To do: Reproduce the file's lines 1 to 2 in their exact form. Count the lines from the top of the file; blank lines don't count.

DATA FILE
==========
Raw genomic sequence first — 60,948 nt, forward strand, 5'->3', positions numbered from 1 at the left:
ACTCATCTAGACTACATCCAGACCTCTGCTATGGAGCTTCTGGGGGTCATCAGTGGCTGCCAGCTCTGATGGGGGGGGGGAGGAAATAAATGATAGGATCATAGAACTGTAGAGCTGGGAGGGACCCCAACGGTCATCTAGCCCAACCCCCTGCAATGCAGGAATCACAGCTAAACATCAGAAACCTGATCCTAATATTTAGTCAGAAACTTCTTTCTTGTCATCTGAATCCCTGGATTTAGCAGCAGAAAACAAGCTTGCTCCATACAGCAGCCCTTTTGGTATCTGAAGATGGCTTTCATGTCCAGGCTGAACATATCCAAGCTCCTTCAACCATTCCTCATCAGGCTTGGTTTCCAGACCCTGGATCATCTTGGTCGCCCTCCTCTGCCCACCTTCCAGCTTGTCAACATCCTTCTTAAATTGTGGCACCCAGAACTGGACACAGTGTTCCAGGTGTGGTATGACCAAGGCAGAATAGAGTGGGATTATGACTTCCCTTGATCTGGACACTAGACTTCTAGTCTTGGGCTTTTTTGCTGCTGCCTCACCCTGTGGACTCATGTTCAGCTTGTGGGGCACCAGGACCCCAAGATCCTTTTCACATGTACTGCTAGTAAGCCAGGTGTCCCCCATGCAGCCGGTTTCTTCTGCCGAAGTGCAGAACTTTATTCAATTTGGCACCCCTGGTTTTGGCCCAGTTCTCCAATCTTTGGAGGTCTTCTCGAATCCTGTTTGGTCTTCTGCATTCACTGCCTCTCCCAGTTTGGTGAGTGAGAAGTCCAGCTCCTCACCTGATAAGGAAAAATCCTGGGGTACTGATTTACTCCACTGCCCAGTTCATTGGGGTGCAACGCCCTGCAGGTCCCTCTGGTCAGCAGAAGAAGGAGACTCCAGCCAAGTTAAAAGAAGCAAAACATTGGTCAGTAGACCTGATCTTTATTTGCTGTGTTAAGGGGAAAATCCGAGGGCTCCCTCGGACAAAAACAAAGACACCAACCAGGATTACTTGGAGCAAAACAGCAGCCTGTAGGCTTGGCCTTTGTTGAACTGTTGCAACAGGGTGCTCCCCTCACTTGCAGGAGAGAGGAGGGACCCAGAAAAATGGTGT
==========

Raw genomic sequence first — 60,948 nt, forward strand, 5'->3', positions numbered from 1 at the left:
ACTCATCTAGACTACATCCAGACCTCTGCTATGGAGCTTCTGGGGGTCATCAGTGGCTGCCAGCTCTGATGGGGGGGGGGAGGAAATAAATGATAGGATCATAGAACTGTAGAGCTGGGAGGGACCCCAACGGTCATCTAGCCCAACCCCCTGCAATGCAGGAATCACAGCTAAACATCAGAAACCTGATCCTAATATTTAGTCAGAAACTTCTTTCTTGTCATCTGAATCCCTGGATTTAGCAGCAGAAAACAAGCTTGCTCCATACAGCAGCCCTTTTGGTATCTGAAGATGGCTTTCATGTCCAGGCTGAACATATCCAAGCTCCTTCAACCATTCCTCATCAGGCTTGGTTTCCAGACCCTGGATCATCTTGGTCGCCCTCCTCTGCCCACCTTCCAGCTTGTCAACATCCTTCTTAAATTGTGGCACCCAGAACTGGACACAGTGTTCCAGGTGTGGTATGACCAAGGCAGAATAGAGTGGGATTATGACTTCCCTTGATCTGGACACTAGACTTCTAGTCTTGGGCTTTTTTGCTGCTGCCTCACCCTGTGGACTCATGTTCAGCTTGTGGGGCACCAGGACCCCAAGATCCTTTTCACATGTACTGCTAGTAAGCCAGGTGTCCCCCATGCAGCCGGTTTCTTCTGCCGAAGTGCAGAACTTTATTCAATTTGGCACCCCTGGTTTTGGCCCAGTTCTCCAATCTTTGGAGGTCTTCTCGAATCCTGTTTGGTCTTCTGCATTCACTGCCTCTCCCAGTTTGGTGAGTGAGAAGTCCAGCTCCTCACCTGATAAGGAAAAATCCTGGGGTACTGATTTACTCCACTGCCCAGTTCATTGGGGTGCAACGCCCTGCAGGTCCCTCTGGTCAGCAGAAGAAGGAGACTCCAGCCAAGTTAAAAGAAGCAAAACATTGGTCAGTAGACCTGATCTTTATTTGCTGTGTTAAGGGGAAAATCCGAGGGCTCCCTCGGACAAAAACAAAGACACCAACCAGGATTACTTGGAGCAAAACAGCAGCCTGTAGGCTTGGCCTTTGTTGAACTGTTGCAACAGGGTGCTCCCCTCACTTGCAGGAGAGAGGAGGGACCCAGAAAAATGGTGT